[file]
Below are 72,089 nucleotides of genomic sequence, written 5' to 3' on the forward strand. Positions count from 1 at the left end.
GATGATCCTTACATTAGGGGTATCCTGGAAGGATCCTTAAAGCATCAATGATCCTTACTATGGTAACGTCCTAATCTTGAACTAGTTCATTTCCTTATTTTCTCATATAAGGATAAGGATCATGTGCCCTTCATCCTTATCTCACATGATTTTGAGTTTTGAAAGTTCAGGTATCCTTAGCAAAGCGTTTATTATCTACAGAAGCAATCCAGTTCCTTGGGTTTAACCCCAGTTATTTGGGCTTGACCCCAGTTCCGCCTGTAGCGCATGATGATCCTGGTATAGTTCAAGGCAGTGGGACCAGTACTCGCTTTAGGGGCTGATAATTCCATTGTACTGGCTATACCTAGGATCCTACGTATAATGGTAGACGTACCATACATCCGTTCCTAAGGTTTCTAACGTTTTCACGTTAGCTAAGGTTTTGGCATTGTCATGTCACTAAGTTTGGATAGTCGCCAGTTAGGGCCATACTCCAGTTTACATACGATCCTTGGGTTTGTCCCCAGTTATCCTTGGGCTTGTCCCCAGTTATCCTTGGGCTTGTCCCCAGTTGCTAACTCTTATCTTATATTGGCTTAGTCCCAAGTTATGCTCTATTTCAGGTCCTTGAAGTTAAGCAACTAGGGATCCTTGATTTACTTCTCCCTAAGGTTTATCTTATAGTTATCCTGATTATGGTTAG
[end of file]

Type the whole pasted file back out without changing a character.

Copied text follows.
Below are 72,089 nucleotides of genomic sequence, written 5' to 3' on the forward strand. Positions count from 1 at the left end.
GATGATCCTTACATTAGGGGTATCCTGGAAGGATCCTTAAAGCATCAATGATCCTTACTATGGTAACGTCCTAATCTTGAACTAGTTCATTTCCTTATTTTCTCATATAAGGATAAGGATCATGTGCCCTTCATCCTTATCTCACATGATTTTGAGTTTTGAAAGTTCAGGTATCCTTAGCAAAGCGTTTATTATCTACAGAAGCAATCCAGTTCCTTGGGTTTAACCCCAGTTATTTGGGCTTGACCCCAGTTCCGCCTGTAGCGCATGATGATCCTGGTATAGTTCAAGGCAGTGGGACCAGTACTCGCTTTAGGGGCTGATAATTCCATTGTACTGGCTATACCTAGGATCCTACGTATAATGGTAGACGTACCATACATCCGTTCCTAAGGTTTCTAACGTTTTCACGTTAGCTAAGGTTTTGGCATTGTCATGTCACTAAGTTTGGATAGTCGCCAGTTAGGGCCATACTCCAGTTTACATACGATCCTTGGGTTTGTCCCCAGTTATCCTTGGGCTTGTCCCCAGTTATCCTTGGGCTTGTCCCCAGTTGCTAACTCTTATCTTATATTGGCTTAGTCCCAAGTTATGCTCTATTTCAGGTCCTTGAAGTTAAGCAACTAGGGATCCTTGATTTACTTCTCCCTAAGGTTTATCTTATAGTTATCCTGATTATGGTTAG